Heading out to have some fun? Leave your to-do list behind, say scientists who found that scheduling leisure activities decreases enjoyment, making them feel like chores.
Finding enough hours in the day to get everything done is, at times, a seemingly impossible task, researchers said.
Scheduling, whether keeping a calendar, a to-do list or setting a smartphone reminder, is a saving grace for many people trying to accomplish as much as they can, as efficiently as they can.
Researchers from Washington University conducted 13 studies examining how scheduling leisure activities affects the way these events are experienced.
They showed that assigning a specific date and time for leisure can have the opposite intended effect, making it feel much like a chore.
Additionally, they found that both the anticipation of the leisure activity and enjoyment from it decreased once it was scheduled.
"Looking at a variety of different leisure activities, we consistently find that scheduling can make these otherwise fun tasks feel more like work and decrease how much we enjoy them," said Gabriela Tonietto, a doctoral candidate at Washington University.
Researchers suggest a roughly scheduled leisure activities (on a certain day, but with no set time, for example) to ensure that leisure is included in a day but still keeps some flexibility, making it feel less like work.
"We find that the detriment of scheduling leisure stems from how structured that time feels," said Selin Malkoc, associate professor at Washington University.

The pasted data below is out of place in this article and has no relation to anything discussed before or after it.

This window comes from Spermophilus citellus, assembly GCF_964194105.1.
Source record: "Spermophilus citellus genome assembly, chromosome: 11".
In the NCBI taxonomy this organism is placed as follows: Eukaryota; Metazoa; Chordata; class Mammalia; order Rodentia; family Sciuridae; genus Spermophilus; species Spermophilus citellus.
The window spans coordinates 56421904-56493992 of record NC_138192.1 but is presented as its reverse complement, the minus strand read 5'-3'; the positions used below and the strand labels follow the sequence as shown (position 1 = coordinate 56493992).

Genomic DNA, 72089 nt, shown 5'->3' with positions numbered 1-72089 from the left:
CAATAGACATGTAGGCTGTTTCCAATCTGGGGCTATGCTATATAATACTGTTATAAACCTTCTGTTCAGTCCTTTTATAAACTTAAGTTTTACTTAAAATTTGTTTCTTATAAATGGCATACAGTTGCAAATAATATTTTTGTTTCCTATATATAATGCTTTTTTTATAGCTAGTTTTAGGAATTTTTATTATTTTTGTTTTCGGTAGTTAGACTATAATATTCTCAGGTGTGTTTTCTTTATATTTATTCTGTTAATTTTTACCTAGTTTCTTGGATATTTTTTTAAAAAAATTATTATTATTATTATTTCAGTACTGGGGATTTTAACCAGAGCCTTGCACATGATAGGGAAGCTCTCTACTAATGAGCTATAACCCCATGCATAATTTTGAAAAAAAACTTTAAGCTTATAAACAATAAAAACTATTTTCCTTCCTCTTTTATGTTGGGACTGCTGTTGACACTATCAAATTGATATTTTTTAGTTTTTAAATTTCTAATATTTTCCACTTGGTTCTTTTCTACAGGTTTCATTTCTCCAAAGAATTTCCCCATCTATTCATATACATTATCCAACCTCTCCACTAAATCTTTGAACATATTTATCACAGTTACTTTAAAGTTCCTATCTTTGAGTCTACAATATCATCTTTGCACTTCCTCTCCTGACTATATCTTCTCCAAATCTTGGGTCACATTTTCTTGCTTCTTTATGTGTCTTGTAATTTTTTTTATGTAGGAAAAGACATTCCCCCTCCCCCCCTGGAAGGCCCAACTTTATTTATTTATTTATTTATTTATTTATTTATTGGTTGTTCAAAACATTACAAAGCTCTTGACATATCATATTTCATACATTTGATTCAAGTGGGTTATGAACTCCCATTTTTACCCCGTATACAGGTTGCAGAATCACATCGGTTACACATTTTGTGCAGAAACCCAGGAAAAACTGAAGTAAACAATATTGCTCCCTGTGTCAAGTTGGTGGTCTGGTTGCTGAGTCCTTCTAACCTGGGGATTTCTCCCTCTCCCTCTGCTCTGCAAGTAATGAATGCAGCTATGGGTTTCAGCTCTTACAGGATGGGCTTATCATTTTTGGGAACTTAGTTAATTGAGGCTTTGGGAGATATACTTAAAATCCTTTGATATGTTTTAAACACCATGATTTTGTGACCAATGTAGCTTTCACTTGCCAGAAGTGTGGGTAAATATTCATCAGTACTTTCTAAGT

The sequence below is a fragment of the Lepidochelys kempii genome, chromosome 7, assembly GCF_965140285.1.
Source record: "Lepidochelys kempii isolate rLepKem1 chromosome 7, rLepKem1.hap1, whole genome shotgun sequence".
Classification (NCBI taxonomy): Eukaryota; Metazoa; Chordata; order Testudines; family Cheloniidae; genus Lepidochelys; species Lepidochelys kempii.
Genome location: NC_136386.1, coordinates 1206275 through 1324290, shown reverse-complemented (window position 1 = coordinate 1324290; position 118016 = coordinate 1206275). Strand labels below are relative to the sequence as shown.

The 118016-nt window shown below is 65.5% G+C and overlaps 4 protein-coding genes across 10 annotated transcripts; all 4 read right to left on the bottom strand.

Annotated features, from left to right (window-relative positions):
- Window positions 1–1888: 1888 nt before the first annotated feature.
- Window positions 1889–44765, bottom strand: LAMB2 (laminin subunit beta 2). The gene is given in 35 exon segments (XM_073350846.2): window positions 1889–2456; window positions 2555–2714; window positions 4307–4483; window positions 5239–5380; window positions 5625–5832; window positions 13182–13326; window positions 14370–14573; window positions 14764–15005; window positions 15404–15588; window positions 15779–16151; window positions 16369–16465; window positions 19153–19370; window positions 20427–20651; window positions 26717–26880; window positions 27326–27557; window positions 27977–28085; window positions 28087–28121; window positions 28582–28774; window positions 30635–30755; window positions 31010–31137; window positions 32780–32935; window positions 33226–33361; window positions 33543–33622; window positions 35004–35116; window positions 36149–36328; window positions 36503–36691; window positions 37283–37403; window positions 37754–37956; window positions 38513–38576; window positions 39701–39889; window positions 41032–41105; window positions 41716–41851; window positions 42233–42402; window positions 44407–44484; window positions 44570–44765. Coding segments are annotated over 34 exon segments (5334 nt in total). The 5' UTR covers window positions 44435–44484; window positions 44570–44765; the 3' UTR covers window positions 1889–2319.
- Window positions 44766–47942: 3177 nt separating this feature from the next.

"While we may tend to think of scheduling in structured terms by referring to specific times - such as grabbing coffee at 3 pm - we can also schedule our time in a rougher manner by referring less specifically to time - grabbing coffee in the afternoon," Tonietto said.
"Roughly scheduling a leisure activity does not feel as structured, does not lead leisure to feel more work-like and thus does not reduce enjoyment," Malkoc said.
While the research shows less scheduling is a good thing when it comes to fun, the researchers stress that people still need to hang onto their calendars.
"On the flip side, we find that scheduling helps us get things done," Malkoc said.
"We find that scheduling indeed increases our chances of engaging in them. But, once we do, we tend to enjoy it less," she said.
The study was published in the Journal of Marketing Research.